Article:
THE ZANZUCCHIS are not a family who scares easily. Descended from an immigrant from Italy who came to Arizona to work the mines at Jerome, the Zanzucchis bought their Flagstaff dairy in 1929. During World War II, Martin's grandfather, a veteran of the Italian army, was interned in El Paso as a security risk, while his sons were sent to fight. Martin grew up with his ten brothers and one sister on a farm off Route 66 west of Flagstaff. In the late Seventies, Martin Zanzucchi and his brothers Matt and Hank and their cousin Paul owned two other clubs, Shakey Drakes and Granny's Closet; a cocktail lounge called D.J's Lounge; two liquor stores; and a Nautilus health club. They added the Museum Club in 1978. At the time, because the legal drinking age was 19 and the national campaign against drunken driving hadn't begun in earnest yet, there was big money to be made in the bar business.

Some of that money went into drugs. In 1985, nine years after Martin split with his brothers, both Matt and Hank Zanzucchi were arrested and convicted on charges of possessing and distributing cocaine. The entire family had its property seized. After two years of legal wrangling, Martin and his parents eventually regained possession of the Museum Club and Granny's Closet. His parents continue to run Granny's Closet. For Martin Zanzucchi and his family, living down the stigma of a drug bust in a small town like Flagstaff has been difficult. But Zanzucchi has stayed the course. One thing that's won him good will is his offer of free taxi rides to and from the Museum Club. Unlike many of the club's past owners, Zanzucchi doesn't hang out and party with his customers. He does, however, take great pride in owning a landmark. He knows its history and is dedicated to keeping it alive.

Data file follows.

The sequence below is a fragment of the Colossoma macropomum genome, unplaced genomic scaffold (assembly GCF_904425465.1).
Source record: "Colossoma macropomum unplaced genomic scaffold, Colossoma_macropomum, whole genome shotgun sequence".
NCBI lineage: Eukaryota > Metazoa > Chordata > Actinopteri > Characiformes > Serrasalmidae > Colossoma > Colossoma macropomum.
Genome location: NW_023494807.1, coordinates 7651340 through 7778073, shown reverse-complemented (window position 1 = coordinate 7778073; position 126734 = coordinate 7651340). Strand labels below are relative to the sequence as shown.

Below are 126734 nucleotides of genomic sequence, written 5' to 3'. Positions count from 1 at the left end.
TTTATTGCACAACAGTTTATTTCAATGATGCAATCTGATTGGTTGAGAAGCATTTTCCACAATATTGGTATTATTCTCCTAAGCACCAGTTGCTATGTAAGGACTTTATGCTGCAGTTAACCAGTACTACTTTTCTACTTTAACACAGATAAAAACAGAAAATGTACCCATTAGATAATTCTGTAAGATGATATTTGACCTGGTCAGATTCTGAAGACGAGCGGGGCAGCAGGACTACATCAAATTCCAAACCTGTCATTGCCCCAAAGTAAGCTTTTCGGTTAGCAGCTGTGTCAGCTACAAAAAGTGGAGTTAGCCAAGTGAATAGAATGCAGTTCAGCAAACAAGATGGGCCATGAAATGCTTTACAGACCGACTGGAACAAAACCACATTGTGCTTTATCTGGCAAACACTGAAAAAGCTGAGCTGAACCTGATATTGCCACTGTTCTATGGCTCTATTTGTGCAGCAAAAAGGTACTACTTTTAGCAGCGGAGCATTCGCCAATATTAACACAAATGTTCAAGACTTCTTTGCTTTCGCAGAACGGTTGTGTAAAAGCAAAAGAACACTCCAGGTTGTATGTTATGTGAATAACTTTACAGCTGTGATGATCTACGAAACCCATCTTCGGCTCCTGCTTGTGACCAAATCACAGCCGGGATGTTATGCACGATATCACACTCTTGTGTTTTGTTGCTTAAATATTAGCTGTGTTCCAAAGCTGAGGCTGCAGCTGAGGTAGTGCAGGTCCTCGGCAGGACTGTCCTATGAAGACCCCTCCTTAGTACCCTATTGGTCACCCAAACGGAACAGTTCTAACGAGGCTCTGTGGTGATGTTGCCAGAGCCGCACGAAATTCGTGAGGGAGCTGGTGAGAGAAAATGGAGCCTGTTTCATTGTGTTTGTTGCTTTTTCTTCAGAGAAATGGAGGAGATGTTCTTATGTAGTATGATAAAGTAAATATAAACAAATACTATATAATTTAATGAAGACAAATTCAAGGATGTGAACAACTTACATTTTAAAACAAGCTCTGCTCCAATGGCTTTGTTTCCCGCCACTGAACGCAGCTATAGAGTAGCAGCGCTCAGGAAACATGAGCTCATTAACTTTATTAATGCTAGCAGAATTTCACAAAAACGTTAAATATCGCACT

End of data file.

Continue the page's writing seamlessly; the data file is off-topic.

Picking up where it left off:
DRESSED IN JEANS, boots and a black, purple and white leather jacket with Route 66 road signs on the sleeve and back, the 41-year-old Zanzucchi is one of the more placid personalities to own the Museum Club in its 74-year history. While Zanzucchi is eager to brag that there hasn't been a fight inside the bar in two years, the Museum Club will never be the Gold Room. On a recent Saturday night, the ratio of four-wheel-drive vehicles to cars was ten to one. And while the new rest rooms Zanzucchi has installed are a definite improvement over the club's once ancient plumbing, on the same Saturday night, the shining new fixtures in the men's room were dusted with chew. And although the plumbing is new, the Museum Club is filled with bona fide artifacts of the Old West. Previous owners carried things off, but Zanzucchi has put things back. He's bought new mounts, and preserved the papers and memorabilia of earlier owners.